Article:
Parents know from experience that ads and cartoon characters on food packages affect not only which foods their children ask them to purchase, but which foods kids are willing to eat. Studies also show that character marketing affects children’s food choices (Kraak, 2015a; Kraak, 2015b). Toddlers can recognize brands in the store before they are able to read (John, 1999).
Companies design the look of their products to appeal to children, often using colors like red to signal sweetness and excitement, employing cartoonish script or a crayoned font, or portraying cartoon characters that appeal to children (Elliott, 2008). Companies use licensed characters like SpongeBob SquarePants and their own “spokescharacters,” such as the General Mills’ Trix Rabbit on packages, and they shape products like fruit snacks and chicken nuggets into the shape of real fruit and popular characters. Additionally, food manufacturers use packaging to be attractive to children by designing packages to include claims or allusions to “fun” and “play,” or puzzles, games, and competitions (Elliott, 2008).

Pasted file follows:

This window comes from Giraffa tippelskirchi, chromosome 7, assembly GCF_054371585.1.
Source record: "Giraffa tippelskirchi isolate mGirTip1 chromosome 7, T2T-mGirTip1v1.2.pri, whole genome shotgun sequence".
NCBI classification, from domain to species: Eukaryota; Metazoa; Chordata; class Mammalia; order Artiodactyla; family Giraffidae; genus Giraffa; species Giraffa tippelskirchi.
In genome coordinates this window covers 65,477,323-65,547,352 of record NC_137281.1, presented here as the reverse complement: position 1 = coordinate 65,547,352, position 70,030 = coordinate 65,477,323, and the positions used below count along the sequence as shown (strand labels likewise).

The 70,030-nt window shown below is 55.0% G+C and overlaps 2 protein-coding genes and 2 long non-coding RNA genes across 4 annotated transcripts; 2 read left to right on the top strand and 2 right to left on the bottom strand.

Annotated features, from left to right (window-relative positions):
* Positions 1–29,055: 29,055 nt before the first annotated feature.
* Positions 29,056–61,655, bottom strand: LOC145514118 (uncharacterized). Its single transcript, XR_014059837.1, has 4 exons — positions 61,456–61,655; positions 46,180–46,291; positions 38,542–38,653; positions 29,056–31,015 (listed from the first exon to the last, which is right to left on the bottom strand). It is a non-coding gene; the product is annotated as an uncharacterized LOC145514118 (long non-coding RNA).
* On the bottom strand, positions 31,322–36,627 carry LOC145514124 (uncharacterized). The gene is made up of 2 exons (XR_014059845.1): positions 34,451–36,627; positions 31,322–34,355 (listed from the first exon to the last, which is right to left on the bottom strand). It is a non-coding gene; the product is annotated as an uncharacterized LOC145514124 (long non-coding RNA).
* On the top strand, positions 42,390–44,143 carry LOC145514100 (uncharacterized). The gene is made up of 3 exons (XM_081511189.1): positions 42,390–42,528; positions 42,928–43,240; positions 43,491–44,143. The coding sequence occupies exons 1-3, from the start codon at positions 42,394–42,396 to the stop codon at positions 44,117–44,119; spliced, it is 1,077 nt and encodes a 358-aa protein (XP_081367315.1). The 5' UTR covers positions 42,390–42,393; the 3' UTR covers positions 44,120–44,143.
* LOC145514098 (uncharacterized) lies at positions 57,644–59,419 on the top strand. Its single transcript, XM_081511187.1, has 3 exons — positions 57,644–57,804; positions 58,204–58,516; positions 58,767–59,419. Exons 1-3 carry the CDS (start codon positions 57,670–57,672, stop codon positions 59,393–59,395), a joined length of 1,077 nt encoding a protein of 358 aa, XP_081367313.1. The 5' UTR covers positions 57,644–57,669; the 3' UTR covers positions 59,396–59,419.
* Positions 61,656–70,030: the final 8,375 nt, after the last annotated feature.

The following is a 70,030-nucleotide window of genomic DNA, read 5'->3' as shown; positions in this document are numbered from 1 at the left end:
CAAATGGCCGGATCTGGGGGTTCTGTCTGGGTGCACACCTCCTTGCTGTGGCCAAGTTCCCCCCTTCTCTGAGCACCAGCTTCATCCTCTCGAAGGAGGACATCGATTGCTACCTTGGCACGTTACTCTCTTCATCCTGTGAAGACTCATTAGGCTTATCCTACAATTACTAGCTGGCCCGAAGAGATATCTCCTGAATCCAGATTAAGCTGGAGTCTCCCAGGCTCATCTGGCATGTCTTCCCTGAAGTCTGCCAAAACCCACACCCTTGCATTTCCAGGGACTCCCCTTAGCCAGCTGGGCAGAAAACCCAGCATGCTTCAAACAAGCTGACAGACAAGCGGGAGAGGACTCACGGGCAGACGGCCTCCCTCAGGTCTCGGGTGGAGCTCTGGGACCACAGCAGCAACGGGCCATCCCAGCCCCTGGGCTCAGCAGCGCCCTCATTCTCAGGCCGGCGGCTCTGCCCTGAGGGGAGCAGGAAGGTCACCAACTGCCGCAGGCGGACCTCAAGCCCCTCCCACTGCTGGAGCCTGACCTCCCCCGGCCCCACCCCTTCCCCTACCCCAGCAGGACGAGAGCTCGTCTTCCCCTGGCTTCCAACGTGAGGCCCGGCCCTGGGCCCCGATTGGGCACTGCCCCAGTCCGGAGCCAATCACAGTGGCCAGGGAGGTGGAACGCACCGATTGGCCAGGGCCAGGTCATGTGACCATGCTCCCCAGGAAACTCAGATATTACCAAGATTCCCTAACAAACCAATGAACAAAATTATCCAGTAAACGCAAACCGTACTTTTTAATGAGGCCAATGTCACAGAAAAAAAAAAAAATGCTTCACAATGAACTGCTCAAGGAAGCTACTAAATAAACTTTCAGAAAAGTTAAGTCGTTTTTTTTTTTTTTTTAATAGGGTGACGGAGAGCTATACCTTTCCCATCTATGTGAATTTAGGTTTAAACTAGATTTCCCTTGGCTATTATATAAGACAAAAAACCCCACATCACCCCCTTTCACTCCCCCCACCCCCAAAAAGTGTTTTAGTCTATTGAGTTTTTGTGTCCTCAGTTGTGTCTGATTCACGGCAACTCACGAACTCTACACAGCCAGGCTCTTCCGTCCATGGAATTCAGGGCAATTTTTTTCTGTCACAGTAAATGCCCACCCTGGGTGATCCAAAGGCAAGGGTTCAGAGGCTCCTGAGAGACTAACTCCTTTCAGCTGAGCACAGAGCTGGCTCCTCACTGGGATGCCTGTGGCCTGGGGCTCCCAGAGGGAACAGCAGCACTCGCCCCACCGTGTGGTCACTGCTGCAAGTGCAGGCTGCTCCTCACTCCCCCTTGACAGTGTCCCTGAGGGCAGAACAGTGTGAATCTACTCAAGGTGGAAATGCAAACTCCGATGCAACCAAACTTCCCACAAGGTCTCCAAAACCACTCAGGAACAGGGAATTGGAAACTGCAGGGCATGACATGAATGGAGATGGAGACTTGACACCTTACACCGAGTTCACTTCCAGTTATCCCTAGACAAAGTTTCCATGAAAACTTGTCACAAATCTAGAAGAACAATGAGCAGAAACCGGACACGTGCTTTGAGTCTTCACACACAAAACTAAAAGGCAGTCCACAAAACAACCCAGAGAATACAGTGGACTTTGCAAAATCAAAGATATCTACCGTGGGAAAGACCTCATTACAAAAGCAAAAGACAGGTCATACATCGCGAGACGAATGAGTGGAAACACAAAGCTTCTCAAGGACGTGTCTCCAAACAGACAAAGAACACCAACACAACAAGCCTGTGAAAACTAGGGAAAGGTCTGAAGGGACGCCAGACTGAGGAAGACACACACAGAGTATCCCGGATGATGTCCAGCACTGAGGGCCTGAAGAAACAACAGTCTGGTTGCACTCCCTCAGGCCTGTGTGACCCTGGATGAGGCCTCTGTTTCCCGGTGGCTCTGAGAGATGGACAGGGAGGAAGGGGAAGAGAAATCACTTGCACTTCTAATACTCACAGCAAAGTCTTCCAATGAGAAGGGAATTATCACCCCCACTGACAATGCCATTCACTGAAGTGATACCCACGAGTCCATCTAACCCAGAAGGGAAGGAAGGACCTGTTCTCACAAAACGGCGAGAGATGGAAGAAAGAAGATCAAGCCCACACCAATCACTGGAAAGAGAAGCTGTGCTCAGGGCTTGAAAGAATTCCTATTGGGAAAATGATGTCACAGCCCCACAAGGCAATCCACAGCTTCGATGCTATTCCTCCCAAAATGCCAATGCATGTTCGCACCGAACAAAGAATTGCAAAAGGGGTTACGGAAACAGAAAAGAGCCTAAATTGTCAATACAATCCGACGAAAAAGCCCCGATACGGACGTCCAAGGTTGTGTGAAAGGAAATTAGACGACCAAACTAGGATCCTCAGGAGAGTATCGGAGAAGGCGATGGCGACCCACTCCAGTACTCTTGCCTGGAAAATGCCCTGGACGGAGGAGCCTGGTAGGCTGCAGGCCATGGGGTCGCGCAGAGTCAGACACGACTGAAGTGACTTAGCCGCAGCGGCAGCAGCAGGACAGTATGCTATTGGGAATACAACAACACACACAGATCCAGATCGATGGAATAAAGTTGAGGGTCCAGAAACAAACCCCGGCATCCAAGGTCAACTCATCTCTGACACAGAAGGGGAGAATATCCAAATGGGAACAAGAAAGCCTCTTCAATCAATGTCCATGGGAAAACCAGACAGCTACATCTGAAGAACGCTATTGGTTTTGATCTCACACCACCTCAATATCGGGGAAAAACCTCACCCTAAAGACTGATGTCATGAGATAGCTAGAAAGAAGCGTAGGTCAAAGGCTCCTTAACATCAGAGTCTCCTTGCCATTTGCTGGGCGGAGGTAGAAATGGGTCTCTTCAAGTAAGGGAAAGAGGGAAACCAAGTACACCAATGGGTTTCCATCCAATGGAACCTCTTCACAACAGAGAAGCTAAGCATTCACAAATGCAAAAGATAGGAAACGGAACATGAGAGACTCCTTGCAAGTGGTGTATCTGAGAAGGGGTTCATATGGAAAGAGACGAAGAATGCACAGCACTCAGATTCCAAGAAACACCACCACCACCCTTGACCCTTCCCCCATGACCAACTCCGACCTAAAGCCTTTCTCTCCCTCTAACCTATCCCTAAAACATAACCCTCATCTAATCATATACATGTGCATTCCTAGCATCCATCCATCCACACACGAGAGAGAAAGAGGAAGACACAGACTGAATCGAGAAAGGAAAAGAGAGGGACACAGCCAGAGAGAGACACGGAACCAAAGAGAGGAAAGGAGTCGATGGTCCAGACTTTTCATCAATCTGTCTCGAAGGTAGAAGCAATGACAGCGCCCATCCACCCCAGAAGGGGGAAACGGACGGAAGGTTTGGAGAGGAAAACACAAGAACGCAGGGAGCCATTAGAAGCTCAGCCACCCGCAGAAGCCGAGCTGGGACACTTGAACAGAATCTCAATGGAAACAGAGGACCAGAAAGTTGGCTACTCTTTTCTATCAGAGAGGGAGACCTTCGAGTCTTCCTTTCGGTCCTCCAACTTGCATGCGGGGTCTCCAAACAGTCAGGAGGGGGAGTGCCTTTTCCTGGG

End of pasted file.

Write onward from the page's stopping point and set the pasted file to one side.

When shopping, young children request candy and toys directly, while elementary-school students employ bargaining, compromise, nagging, and persuasion to convince their parents to buy them products or to allow them to do so themselves.
Children ages 3 to 5 are most likely to pester their parents for treats and toys while shopping (Buijzen, 2008). Based on decades of research, child development experts have explained what shopping is like from the child’s perspective: “Children of this age have great difficulty delaying gratification of their desires. If preschoolers see some item as attractive, they tend to focus all their attention on the enticing aspects of the stimulus. However, although children in this age group are more active than infants and toddlers in expressing desires, they are still highly dependent on their parents to fulfill these desires. Furthermore, they are in the egocentric phase of social development. Due to their limited abilities to take a perspective other than their own, their influence attempts mostly involve relatively simple strategies, such as asking, demanding, nagging, or showing anger. Such direct influence attempts often lead to conflicts between parents and children” (Buijzen, 2008).